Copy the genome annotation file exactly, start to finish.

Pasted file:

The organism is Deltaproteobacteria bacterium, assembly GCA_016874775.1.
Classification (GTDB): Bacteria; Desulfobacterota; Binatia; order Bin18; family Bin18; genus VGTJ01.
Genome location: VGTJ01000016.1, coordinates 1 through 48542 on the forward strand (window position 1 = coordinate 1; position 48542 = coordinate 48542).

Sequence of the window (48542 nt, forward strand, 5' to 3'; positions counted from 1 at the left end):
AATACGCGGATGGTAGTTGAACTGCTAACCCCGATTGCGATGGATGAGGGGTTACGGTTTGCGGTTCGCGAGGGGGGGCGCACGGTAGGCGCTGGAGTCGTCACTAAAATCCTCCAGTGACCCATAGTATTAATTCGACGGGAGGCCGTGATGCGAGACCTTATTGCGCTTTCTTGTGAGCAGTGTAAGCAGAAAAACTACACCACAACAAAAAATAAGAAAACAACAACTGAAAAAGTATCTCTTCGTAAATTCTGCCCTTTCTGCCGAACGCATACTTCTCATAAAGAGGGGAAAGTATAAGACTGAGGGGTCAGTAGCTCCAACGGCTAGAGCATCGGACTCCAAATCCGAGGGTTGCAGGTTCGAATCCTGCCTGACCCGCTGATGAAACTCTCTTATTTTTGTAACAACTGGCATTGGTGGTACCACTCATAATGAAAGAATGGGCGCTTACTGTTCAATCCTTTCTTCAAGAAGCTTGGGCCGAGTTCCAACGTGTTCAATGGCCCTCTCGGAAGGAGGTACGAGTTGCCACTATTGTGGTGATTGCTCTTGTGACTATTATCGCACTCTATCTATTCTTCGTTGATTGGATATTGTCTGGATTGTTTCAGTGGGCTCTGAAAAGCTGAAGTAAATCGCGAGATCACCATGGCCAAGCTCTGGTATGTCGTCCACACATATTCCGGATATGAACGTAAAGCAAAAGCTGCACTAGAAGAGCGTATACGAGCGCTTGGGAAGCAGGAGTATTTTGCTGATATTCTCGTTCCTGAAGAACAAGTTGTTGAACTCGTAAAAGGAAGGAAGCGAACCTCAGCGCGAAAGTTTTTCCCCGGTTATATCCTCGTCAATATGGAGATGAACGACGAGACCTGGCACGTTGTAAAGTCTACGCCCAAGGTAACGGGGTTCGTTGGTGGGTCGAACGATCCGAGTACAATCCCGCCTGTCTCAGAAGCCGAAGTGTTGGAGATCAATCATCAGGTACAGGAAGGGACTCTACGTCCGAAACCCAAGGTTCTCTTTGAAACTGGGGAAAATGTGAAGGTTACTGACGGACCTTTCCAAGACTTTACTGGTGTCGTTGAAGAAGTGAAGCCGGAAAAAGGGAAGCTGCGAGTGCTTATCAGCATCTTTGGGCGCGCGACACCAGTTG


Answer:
The organism is Deltaproteobacteria bacterium, assembly GCA_016874775.1.
Classification (GTDB): Bacteria; Desulfobacterota; Binatia; order Bin18; family Bin18; genus VGTJ01.
Genome location: VGTJ01000016.1, coordinates 1 through 48542 on the forward strand (window position 1 = coordinate 1; position 48542 = coordinate 48542).

Sequence of the window (48542 nt, forward strand, 5' to 3'; positions counted from 1 at the left end):
AATACGCGGATGGTAGTTGAACTGCTAACCCCGATTGCGATGGATGAGGGGTTACGGTTTGCGGTTCGCGAGGGGGGGCGCACGGTAGGCGCTGGAGTCGTCACTAAAATCCTCCAGTGACCCATAGTATTAATTCGACGGGAGGCCGTGATGCGAGACCTTATTGCGCTTTCTTGTGAGCAGTGTAAGCAGAAAAACTACACCACAACAAAAAATAAGAAAACAACAACTGAAAAAGTATCTCTTCGTAAATTCTGCCCTTTCTGCCGAACGCATACTTCTCATAAAGAGGGGAAAGTATAAGACTGAGGGGTCAGTAGCTCCAACGGCTAGAGCATCGGACTCCAAATCCGAGGGTTGCAGGTTCGAATCCTGCCTGACCCGCTGATGAAACTCTCTTATTTTTGTAACAACTGGCATTGGTGGTACCACTCATAATGAAAGAATGGGCGCTTACTGTTCAATCCTTTCTTCAAGAAGCTTGGGCCGAGTTCCAACGTGTTCAATGGCCCTCTCGGAAGGAGGTACGAGTTGCCACTATTGTGGTGATTGCTCTTGTGACTATTATCGCACTCTATCTATTCTTCGTTGATTGGATATTGTCTGGATTGTTTCAGTGGGCTCTGAAAAGCTGAAGTAAATCGCGAGATCACCATGGCCAAGCTCTGGTATGTCGTCCACACATATTCCGGATATGAACGTAAAGCAAAAGCTGCACTAGAAGAGCGTATACGAGCGCTTGGGAAGCAGGAGTATTTTGCTGATATTCTCGTTCCTGAAGAACAAGTTGTTGAACTCGTAAAAGGAAGGAAGCGAACCTCAGCGCGAAAGTTTTTCCCCGGTTATATCCTCGTCAATATGGAGATGAACGACGAGACCTGGCACGTTGTAAAGTCTACGCCCAAGGTAACGGGGTTCGTTGGTGGGTCGAACGATCCGAGTACAATCCCGCCTGTCTCAGAAGCCGAAGTGTTGGAGATCAATCATCAGGTACAGGAAGGGACTCTACGTCCGAAACCCAAGGTTCTCTTTGAAACTGGGGAAAATGTGAAGGTTACTGACGGACCTTTCCAAGACTTTACTGGTGTCGTTGAAGAAGTGAAGCCGGAAAAAGGGAAGCTGCGAGTGCTTATCAGCATCTTTGGGCGCGCGACACCAGTTG